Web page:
Implementation of a Process for Initiating Naltrexone in Patients Hospitalized for Alcohol Detoxification or Withdrawal
John R. Stephens, MD, UNC Hospitals, Division of Hospital Medicine, 101 Manning Drive, CB#7085, Chapel Hill, NC 27599-7085; Telephone: 984-974-1931; Fax: 984-974-2216; E-mail: firstname.lastname@example.org
BACKGROUND: Naltrexone trials have demonstrated improved outcomes for patients with alcohol use disorders. Hospital initiation of naltrexone has had limited study.
OBJECTIVES: To describe the implementation and impact of a process for counseling hospitalized patients with alcohol withdrawal about naltrexone.
DESIGN: A pre-post study analysis.
SETTING: A tertiary academic center.
PATIENTS: Patients hospitalized for alcohol withdrawal.
INTERVENTIONS: (1) Provider education about the efficacy and contraindications of naltrexone and (2) algorithms for evaluating patients for naltrexone.
MEASUREMENTS: The percentages of patients counseled about and prescribed naltrexone before discharge and the percentages of pre- and postintervention patients with 30-day emergency department (ED) revisits and rehospitalizations.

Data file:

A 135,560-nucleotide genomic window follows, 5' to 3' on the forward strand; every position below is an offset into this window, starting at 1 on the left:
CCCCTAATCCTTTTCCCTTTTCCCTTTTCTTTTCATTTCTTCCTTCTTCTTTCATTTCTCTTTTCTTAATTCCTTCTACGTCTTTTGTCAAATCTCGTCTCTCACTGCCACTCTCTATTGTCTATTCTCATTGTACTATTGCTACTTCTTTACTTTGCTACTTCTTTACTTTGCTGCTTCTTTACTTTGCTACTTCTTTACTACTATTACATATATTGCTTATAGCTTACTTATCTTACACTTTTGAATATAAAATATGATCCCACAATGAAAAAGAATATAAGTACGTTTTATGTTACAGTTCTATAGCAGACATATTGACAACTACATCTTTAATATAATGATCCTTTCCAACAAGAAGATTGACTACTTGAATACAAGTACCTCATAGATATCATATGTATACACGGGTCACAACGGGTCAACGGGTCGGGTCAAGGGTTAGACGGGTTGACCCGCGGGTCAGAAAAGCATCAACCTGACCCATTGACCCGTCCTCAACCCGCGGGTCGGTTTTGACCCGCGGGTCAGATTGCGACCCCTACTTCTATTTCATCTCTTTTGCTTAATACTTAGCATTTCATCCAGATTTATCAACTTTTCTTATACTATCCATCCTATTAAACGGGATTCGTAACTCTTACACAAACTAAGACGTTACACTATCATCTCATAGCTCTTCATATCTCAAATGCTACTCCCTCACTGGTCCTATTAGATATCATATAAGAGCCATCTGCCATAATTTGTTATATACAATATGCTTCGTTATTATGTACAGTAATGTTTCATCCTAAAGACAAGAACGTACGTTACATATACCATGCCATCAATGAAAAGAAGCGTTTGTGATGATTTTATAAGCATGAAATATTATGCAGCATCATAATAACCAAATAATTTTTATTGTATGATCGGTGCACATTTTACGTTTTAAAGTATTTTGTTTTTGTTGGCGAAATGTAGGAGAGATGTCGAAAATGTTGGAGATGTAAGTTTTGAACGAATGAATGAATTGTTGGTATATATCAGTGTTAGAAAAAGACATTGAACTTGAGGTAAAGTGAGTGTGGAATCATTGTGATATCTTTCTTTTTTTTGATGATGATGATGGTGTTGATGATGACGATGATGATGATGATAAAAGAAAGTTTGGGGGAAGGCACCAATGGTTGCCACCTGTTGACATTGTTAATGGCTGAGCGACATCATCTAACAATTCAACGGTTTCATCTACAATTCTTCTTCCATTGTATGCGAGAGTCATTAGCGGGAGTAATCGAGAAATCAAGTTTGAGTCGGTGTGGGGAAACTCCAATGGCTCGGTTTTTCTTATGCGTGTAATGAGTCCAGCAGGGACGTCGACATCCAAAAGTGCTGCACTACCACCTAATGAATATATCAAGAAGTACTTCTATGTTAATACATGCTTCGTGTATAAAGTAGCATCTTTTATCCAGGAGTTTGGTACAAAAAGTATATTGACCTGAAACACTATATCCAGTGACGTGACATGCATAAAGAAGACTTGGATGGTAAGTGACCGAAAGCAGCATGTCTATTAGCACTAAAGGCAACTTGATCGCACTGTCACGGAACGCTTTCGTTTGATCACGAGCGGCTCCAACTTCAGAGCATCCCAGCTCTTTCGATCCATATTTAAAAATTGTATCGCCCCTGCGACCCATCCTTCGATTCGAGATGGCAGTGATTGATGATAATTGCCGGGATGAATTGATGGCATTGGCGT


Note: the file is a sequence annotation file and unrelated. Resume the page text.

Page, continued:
RESULTS: We identified 128 patient encounters before and 114 after implementation. The percentage of patients counseled about naltrexone rose from 1.6% preimplementation to 63.2% postimplementation (P < .001); the percentage of patients prescribed naltrexone rose from 1.6% to 28.1% (P < .001). Comparing preintervention versus postintervention groups, there were no unadjusted differences in 30-day ED revisits (25.8% vs 19.3%; P = .23) or rehospitalizations (10.2% vs 11.4%; P = .75). When adjusted for demographics and comorbidities, postintervention patients had lower odds of 30-day ED revisits (odds ratio [OR] = 0.47; 95% confidence interval [CI], 0.24-0.94) but no significant difference in rehospitalizations (OR = 0.76; 95% CI, 0.30-1.92). In subgroup analysis, postintervention patients counseled versus those not counseled about naltrexone were less likely to have 30-day ED revisits (9.7% vs 35.7%; P = .001) and rehospitalizations (2.8% vs 26.2%; P < .001).
CONCLUSIONS: The implementation of a process for counseling patients hospitalized for alcohol withdrawal about using naltrexone for the maintenance of sobriety was associated with lower 30-day ED revisits but no statistically significant difference in rehospitalizations.
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